two sines is also reversed.
    Similarly in the last equation on page 210, for log sin D/2, the last term
    in the sum should end up as log sin (theta- (M+S)/2), not log sin ((M+S)/2
    - theta), as Cotter gives it. If you slavishly follow Cotter's steps, you
    will end up taking the log of a negative quantity, which is an
    I think Cotter has realised there's something wrong, without being sure
    what it is, because on page 211 he states the rules in words for clearing
    the distance, and in rule 5 he says- "Find the sum of and difference
    between theta and phi". Because he hasn't defined here which way round to
    take that difference, the navigator will presume that he should subtract in
    such a direction as to give a positive answer. So that bit of "fudging" has
    got Cotter out of his problem. In fact the subtraction should ALWAYS be
    theta - phi, and NEVER as stated at the foot of 210, phi - theta.
    On line 3 of page 212, that's what he has written down in the calculation,
    theta - phi, just as it should be.
    There's an additional error in Rule 5, page 211, in that the last sentence
    should not read-
    "The result is the sine of half the true lunar distance, that is D/2.",
    but instead-
    "The result is the LOG sine of half the true lunar distance, that is D/2."
    page 226, Dunthorne's method. Dunthorne's is in fact a rigorous method of
    clearing the lunar distance, but Cotter has included it in his list of
    approximate methods
    page 237. For a navigator, it may be useful to know that alpha Aquilae is
    more familiar as Altair, alpha Arietis as Hamal, and alpha Pegasi as
    page 250.  The four equations shown on this page all use the quantity s,
    but I cannot find any definition of s. I presume that s is half the
    perimeter of the PZX triangle, so-
    s = 1/2 (ZX + PZ + PX)
    In the third expression, for cos P/2, a quantity s with a subscript 2
    appears. That little 2 appears to be a misprint should be erased.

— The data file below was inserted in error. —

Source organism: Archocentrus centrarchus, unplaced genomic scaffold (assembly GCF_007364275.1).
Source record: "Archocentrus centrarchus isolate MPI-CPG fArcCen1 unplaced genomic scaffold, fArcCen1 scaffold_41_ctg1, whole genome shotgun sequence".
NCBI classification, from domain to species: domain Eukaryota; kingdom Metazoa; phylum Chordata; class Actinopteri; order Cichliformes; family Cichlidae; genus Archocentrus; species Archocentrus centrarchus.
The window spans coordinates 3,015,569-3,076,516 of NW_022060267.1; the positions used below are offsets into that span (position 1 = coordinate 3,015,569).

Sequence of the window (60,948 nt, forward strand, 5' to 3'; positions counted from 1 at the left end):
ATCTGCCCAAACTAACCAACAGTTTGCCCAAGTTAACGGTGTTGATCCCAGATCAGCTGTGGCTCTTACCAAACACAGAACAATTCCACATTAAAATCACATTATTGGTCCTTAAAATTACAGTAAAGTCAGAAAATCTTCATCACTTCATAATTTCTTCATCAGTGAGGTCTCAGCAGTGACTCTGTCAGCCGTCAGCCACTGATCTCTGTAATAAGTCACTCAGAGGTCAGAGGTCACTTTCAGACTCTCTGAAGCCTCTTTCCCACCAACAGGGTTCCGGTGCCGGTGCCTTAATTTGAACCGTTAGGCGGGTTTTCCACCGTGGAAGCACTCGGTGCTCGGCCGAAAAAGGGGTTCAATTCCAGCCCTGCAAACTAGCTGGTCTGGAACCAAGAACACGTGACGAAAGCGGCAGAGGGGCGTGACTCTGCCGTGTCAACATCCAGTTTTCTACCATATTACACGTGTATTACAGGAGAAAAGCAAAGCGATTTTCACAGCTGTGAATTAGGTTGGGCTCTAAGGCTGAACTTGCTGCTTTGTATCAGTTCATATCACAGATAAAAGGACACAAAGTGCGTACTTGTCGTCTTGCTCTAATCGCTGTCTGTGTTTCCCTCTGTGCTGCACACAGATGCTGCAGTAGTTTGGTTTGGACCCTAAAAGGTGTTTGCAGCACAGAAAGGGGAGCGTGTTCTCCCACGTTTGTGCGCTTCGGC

page 264. Cotter says, about finding the moment of noon by equal Sun altitudes-
    "By taking the equal-altitude sights shortly before and after noon the
    necessity for applying a correction for the change in the Sun's declination
    in the interval is obviated, since any such change will be trifling."
    I disagree with Cotter's analysis here. It seems to me that the correction
    necessary for a changing declination does not reduce as the interval chosen
    gets closer to noon.
    page 265. Re Hall's rule. Cotter introduces delta-d as the correction in
    seconds of time..
    This ought to be delta-h
    and in the equation near the foot of the page, cos h should be cosec h.
    page 266. Similarly, in the equation at the top of this page cos h should
    be cosec h.
    page 354. Napier's rule. I suspect that the second expression, shown as-
    cos x = cos y cos z  is wrong, and should be-
    cos y = cos x cos z
    Below are some additions to the error-list, which have recently come to light.
    page 213, log computation, bottom half of page. The logs column is
    mis-ordered. The line to the right, Ar comp cos, which is placed alongside
    the value for d, relates to s, and should be placed alongside that
    page 247, near bottom of page. Equation for hav P should have its
    square-root sign removed.
    page 250. Mid-page. Cotter says "It can be demonstrated that the first is
    suitable for cases in which P is near 90 degrees." It seems to me that the
    first formula is completely UNsuitable in those circumstances, giving an
    inaccurate and ambiguous result.
    page 275, paragraph quoting from Sumner. Herbert Prinz has pointed out that
    "defect" should become "difficulty", and "observation" should become
    end of list of errors in Cotter.
    George Huxtable
    contact George Huxtable by email at george@huxtable.u-net.com, by phone at
    01865 820222 (from outside UK, +44 1865 820222), or by mail at 1 Sandy
    Lane, Southmoor, Abingdon, Oxon OX13 5HX, UK.